I promised myself ages ago I would write a blog about this, more for the PS2 community than anything else as this seems to be almost a dark art in terms of understanding how it works.
Some of you may be familiar with Path 3 masking, some of you may not. In any versions around 0.9.4 or older, have you ever played a game where say some of the floor textures have had writing on them or just looked like absolute crap? Well the likelihood is that was due to Path 3 Masking problems. For those not familiar, here is a picture example of Persona 4 displaying Path 3 masking issues.
So, what is it exactly?
Path 3 masking is a method of synchronizing the order in which geometry data (polygons etc) and the textures that go on them are sent to the GS (Graphical Synthesizer). It was a pretty efficient method of transferring information, which took completely different path routes to make optimal use of the PS2 Memory BUS and used a stalling method to keep the texture and geometry lists in order instead of interrupts which took extra cpu time. This way, developers could queue up massive amounts of textures and stream them to the GS in time with the geometry data efficiently.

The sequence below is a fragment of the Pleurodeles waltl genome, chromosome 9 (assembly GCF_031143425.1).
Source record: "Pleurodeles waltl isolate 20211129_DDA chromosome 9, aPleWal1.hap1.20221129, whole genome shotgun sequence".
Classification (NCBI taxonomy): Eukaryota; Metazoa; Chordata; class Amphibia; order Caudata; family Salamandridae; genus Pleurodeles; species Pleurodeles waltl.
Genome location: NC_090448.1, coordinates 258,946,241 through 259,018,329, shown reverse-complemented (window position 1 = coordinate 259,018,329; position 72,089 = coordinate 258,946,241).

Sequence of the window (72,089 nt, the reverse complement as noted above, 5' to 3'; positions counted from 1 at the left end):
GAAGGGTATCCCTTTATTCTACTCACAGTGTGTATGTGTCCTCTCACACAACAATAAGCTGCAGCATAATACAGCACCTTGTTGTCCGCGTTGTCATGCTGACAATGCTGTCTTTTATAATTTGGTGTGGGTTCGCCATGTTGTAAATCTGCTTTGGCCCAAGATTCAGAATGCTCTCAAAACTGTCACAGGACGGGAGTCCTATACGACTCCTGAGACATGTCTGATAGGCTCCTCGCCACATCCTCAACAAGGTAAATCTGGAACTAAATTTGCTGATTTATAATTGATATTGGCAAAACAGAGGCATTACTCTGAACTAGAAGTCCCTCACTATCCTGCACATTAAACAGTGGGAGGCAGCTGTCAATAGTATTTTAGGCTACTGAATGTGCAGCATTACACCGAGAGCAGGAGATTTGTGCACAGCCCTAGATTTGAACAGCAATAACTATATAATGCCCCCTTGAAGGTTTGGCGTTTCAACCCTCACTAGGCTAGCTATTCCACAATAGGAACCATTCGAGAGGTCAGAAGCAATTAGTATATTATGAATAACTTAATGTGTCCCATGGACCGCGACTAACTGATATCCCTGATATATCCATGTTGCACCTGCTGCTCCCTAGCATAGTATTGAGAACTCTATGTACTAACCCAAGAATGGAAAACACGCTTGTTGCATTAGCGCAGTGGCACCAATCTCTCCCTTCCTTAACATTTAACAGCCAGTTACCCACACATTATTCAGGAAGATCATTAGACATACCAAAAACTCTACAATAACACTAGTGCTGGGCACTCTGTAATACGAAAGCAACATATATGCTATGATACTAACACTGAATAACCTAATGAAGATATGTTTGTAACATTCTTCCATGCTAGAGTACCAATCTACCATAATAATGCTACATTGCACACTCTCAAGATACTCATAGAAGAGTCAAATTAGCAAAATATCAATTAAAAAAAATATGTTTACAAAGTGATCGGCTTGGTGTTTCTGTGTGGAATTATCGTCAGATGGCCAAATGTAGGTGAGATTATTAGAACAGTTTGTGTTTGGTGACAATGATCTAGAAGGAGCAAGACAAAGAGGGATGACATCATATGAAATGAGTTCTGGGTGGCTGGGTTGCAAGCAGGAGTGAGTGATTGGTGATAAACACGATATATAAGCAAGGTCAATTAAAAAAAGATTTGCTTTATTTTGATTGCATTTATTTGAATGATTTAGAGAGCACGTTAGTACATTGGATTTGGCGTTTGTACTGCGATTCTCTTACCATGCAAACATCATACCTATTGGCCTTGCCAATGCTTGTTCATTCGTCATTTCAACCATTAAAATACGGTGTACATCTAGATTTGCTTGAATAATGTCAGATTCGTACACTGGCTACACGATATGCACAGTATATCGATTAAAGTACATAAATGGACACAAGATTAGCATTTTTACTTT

Here is a badly drawn diagram showing what the Mask does:
As you can see, the mask stops PATH3 from transferring while the VU is busy, then lets it go and almost immediately puts the mask back on, this ensures that at the end of the texture transfer, PATH3 stops again!
So what was the problem? Why did everything look like crap?
Truthfully? we never had proper control over these packets. The GIF packets can come through the PATH3 DMA channel lumped together, where in actual fact, we should have been stalling half way through it, but in the emulator, we didn't really care what these packets were, so we just threw it all at the GS and ignored any packet ends and this is what caused the Texture/Geometry lists to go out of sync, this is where the crap on the screen came from. As the emulator evolved it became progressively easier to fix this issue, although we had the theory down, developers would handle it in different ways with different timings for the masks, so it took a fair amount of testing and tweaking to get right.
Fortunately these days we have got this pretty much solved and we completely analyze the GIF Packets before sending them on their way, so we know where we can stop the transfers, however we do still get the odd time where this rears its ugly head, due to how we have to time everything perfectly, but due to the nature of emulators, timing is painful to get correct and will probably never be so. Generally however, using gamefixes such as "EE Timing Fix" can get around these issues, without compromising too much on stability.